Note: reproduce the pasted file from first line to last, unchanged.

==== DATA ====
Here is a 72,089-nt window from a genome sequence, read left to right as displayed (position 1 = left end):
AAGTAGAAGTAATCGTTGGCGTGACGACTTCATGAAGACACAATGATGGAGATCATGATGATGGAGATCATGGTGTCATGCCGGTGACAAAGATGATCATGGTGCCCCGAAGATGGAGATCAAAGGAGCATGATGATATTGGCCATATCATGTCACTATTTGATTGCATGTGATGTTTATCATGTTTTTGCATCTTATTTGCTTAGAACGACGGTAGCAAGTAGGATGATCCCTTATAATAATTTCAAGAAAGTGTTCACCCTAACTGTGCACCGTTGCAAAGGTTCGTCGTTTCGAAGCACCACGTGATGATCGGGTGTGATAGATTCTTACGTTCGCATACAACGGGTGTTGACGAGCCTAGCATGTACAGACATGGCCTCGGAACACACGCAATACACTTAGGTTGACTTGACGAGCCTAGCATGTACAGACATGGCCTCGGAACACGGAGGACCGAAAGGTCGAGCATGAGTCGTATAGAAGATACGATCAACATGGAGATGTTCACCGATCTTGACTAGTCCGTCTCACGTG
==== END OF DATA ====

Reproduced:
Here is a 72,089-nt window from a genome sequence, read left to right as displayed (position 1 = left end):
AAGTAGAAGTAATCGTTGGCGTGACGACTTCATGAAGACACAATGATGGAGATCATGATGATGGAGATCATGGTGTCATGCCGGTGACAAAGATGATCATGGTGCCCCGAAGATGGAGATCAAAGGAGCATGATGATATTGGCCATATCATGTCACTATTTGATTGCATGTGATGTTTATCATGTTTTTGCATCTTATTTGCTTAGAACGACGGTAGCAAGTAGGATGATCCCTTATAATAATTTCAAGAAAGTGTTCACCCTAACTGTGCACCGTTGCAAAGGTTCGTCGTTTCGAAGCACCACGTGATGATCGGGTGTGATAGATTCTTACGTTCGCATACAACGGGTGTTGACGAGCCTAGCATGTACAGACATGGCCTCGGAACACACGCAATACACTTAGGTTGACTTGACGAGCCTAGCATGTACAGACATGGCCTCGGAACACGGAGGACCGAAAGGTCGAGCATGAGTCGTATAGAAGATACGATCAACATGGAGATGTTCACCGATCTTGACTAGTCCGTCTCACGTG